I don’t have a whole lot to say about Kubo and the Two Strings, except that it’s great. I’ve been a fan and proponent of the stop motion animation studio LAIKA since their first film Coraline (2009), and my admiration of them has only grown with each subsequent film (Paranorman and The Boxtrolls). The films always do well critically but seem to make just enough money to keep the studio going. Considering the time, energy, money and innovation that goes into every one of these films, it’s something that we need to actively support if we want them to continue.
Kubo and the Two Strings is set in ancient Japan, where Kubo (voiced by Game of Thrones‘ Art Parkinson) the son of a fallen Samurai, lives a relatively peaceful life regaling locals with exciting tales acted out by magical origami players. We soon learn that his father’s life was taken by his evil aunts (Rooney Mara) and his grandfather known as the Moon King (Ralph Fiennes), whom he accidentally summons when he stays out past dark. Thus begins Kubo’s quest for his father’s armour and the full story of his past. He’s helped along the way by an overprotective monkey (Charlize Theron) and a disoriented, scrappy beetle (Matthew McConaughey).
The story is strong but its main function to get the characters from one amazing set piece to the next. Even though it involved more CGI than usual, LAIKA have really outdone themselves this time with stunning visuals and inspired action scenes. Once again, the handcrafted stop motion style makes better use of 3D technology than any live action film has in a long time. Things move at such a fast pace and provide such a feast for the eyes that it sometimes becomes difficult to orient yourself with exactly what’s happening in the narrative at any given point. As one of the story’s repeated proverbs states “If you must blink, do it now”. This is good advice for a story that requires one to follow along through its twists and turns. The intricate narrative is just one way that Kubo, like other LAIKA movies, is really more for older kids and adults than the little kiddies.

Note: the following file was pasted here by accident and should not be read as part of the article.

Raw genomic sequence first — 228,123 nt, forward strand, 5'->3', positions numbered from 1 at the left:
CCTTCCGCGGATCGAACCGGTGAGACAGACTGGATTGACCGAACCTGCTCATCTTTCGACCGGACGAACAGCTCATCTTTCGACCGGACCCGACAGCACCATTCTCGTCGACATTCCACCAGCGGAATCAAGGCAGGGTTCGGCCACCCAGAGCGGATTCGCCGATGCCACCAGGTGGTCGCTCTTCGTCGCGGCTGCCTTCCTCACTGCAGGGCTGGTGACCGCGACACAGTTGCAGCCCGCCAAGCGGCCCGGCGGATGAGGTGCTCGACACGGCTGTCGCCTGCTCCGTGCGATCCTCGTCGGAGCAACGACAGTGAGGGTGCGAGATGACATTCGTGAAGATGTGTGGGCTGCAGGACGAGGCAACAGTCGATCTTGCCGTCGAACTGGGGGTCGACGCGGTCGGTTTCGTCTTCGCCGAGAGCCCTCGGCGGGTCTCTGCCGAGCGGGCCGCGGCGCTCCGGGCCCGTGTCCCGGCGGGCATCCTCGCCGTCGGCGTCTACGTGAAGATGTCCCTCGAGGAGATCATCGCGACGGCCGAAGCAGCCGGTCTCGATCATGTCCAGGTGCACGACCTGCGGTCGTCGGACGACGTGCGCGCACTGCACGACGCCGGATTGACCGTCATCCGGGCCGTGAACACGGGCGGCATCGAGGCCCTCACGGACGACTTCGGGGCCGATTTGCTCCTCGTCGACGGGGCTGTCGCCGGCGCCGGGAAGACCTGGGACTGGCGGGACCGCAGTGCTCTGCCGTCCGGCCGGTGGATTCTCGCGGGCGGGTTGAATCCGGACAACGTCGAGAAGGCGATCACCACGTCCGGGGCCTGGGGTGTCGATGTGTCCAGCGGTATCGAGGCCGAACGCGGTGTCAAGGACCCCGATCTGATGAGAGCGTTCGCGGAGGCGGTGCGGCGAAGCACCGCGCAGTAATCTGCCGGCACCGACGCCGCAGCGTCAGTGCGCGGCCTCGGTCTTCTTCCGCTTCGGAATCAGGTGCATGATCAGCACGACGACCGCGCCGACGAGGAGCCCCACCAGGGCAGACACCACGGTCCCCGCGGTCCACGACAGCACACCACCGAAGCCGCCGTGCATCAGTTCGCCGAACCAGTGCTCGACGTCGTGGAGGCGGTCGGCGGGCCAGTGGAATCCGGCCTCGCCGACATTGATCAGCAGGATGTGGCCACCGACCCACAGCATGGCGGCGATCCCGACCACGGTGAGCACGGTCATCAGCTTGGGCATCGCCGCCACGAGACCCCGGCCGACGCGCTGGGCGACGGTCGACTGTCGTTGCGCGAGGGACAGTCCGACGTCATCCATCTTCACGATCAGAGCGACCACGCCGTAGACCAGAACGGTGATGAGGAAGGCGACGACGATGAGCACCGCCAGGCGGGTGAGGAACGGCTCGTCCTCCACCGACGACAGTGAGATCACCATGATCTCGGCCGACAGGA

Hopefully Kubo can achieve the level of success that has eluded LAIKA since Coraline. It certainly exhibits qualities that may have prevented the last couple films from becoming big mainstream hits, primarily stories a little deeper than lost fish, demonstrating a decided quirkiness while also dealing with darker, more mature themes. It’s a calculated risk that they should be lauded for, even if it does somewhat narrow the film’s demographic. Perhaps their boldest decision is to consistently create original stories not based on previous properties, something that’s become increasingly rare to see, particularly in this season of summer blockbusters.
It’s also interesting to note that this is the directorial debut of LAIKA’s CEO Travis Knight and it’s written by another studio excec, Marc Haimes, who has producer credits on first two Transformers movies and Men In Black II. With their team of artisans and technicians, they’ve a created beautiful work of art that they might break even on, shattering the mould of what we think of when we hear about high ranking Hollywood studio executives making movies.
One thing LAIKA’s previous films did better was humour. It’s really tough to execute a good joke with so many moving parts going into every frame, but that doesn’t stop them from trying. Fortunately enough of the humour lands to keep it from becoming annoying. The only other criticism I would wage is that the third act gets a little convoluted, particularly with regards to two very similar plot twists which change most of what came before (as every good plot twist should) but could easily be confusing for younger audiences. I’ll need to watch the film again to see if these plot twists hold up, which I look forward to doing at the next available opportunity.
As a fan of both animation studios, I’ve been guilty of making Pixar comparisons in the not so distant past, but I hope we all agree that any association is now tenuous and passé. The two entities are very different in their approach, styles and sensibilities. LAIKA has really come into its own and created a unique look and voice, we can stop comparing now.
Kubo and the Two Strings is easily the best animated film of the summer, perhaps the year. It certainly won’t put up Zootopia, Finding Dory or even Sausage Party box office numbers, but if there’s any justice Kubo and the Two Strings should finally get LAIKA that Oscar they so richly deserve.
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